The Church was infiltrated with false teachers, who predominantly did not teach anything unbiblical. They taught that which is in the Law, plus the grace of Jesus Christ, and as a result tried to place Christians back into Spiritual bondage (Galatians 2:4).
This was a failure to rightly divide what was for them, in their dispensation. Paul was teaching what God was (And is) doing currently while the teachers were teaching what God had actively done in the past, or outside of their dispensation (Ephesians 3:2-9).
Our dispensation was delivered by revelation to the apostle Paul, and it is here that we see that this dispensation is to the Body of Christ, where there is no longer Jew or Gentile (Ephesians 1:9-11; Ephesians 3:6; Galatians 3:28).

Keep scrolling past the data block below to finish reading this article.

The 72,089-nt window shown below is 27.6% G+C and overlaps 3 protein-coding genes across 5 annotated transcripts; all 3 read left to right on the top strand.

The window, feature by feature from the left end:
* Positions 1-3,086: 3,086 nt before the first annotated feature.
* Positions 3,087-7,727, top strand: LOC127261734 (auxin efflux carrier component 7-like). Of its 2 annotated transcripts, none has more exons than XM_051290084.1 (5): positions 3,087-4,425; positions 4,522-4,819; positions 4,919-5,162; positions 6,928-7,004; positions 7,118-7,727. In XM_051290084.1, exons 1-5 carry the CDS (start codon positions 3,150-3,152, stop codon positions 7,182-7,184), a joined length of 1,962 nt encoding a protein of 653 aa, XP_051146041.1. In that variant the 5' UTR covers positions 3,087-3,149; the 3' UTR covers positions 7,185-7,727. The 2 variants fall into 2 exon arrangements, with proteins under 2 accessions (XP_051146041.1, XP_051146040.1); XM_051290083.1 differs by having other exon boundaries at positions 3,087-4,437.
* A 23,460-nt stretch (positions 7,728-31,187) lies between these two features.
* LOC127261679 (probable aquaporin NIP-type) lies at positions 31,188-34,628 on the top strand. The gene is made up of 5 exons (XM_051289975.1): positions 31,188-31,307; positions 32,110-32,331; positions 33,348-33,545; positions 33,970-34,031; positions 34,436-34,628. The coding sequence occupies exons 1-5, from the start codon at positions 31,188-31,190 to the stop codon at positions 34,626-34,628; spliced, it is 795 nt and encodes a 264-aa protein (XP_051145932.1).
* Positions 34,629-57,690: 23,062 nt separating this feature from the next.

Right division is a hermeneutical method in which the believer discerns what knowledge is currently to the Church, and what was directed to the Jews in times past or still yet to come. Dispensationally, a guiding principle is placing a strong emphasis on the Pauline epistles categorized Romans to Philemon.
This is not to say to disregard the remnant of Scripture, as Paul teaches that,
“All scripture is given by inspiration of God, and is profitable for doctrine, for reproof, for correction, for instruction in righteousness” (2 Timothy 3:16).
When this was written, only the Old Testament was canon and Paul would at times lean on his understanding of the Old Testament in order to present the revelation given by Jesus Christ directly to him (Galatians 1:12). The Old Testament will point to prophecies, Christ, and ultimately teach us about the character of God.
Yet, there are distinctions to be made that if not rightly divided, hinder the Gospel of Jesus Christ. Therefore, it is important to consider the specificity of Paul’s teaching for the revelations he received from Jesus (Galatians 1:8-9; Titus 1:9)
Rightly dividing the Word of God ultimately brings hope for the Christian in this dispensation, and it is hope that makes the Christian unashamed (Romans 5:5; Romans 15:4).